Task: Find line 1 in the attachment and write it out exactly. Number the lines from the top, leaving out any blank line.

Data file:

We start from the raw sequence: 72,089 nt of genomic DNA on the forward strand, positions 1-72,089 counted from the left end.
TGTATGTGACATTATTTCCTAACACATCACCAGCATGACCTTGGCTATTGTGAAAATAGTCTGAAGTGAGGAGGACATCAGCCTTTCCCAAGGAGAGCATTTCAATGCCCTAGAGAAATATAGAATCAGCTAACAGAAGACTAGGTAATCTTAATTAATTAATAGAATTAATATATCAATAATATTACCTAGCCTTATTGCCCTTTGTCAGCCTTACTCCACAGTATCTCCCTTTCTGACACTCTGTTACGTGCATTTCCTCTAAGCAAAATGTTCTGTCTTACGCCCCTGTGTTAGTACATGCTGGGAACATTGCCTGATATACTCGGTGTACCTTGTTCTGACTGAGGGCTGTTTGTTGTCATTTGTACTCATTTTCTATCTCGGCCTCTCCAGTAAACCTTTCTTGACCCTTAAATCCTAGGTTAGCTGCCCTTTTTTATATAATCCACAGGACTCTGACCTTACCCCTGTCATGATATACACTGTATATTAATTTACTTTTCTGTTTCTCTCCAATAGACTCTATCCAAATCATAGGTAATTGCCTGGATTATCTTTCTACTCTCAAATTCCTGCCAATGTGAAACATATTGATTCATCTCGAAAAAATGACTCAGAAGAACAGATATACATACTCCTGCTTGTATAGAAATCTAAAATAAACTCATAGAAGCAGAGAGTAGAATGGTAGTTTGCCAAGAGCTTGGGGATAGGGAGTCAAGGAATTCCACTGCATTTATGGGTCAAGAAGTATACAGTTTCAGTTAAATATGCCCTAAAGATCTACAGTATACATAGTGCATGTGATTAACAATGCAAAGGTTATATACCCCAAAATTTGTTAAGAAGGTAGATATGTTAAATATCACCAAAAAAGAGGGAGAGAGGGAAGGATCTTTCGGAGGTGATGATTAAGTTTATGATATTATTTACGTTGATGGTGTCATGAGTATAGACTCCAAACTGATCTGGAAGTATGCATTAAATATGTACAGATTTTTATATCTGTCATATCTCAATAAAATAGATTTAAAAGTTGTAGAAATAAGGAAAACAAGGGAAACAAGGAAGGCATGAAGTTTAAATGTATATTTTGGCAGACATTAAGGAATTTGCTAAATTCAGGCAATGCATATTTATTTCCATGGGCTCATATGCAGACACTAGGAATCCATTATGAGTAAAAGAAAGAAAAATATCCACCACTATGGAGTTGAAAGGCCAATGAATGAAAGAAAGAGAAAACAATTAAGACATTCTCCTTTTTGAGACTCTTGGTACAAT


We start from the raw sequence: 72,089 nt of genomic DNA on the forward strand, positions 1-72,089 counted from the left end.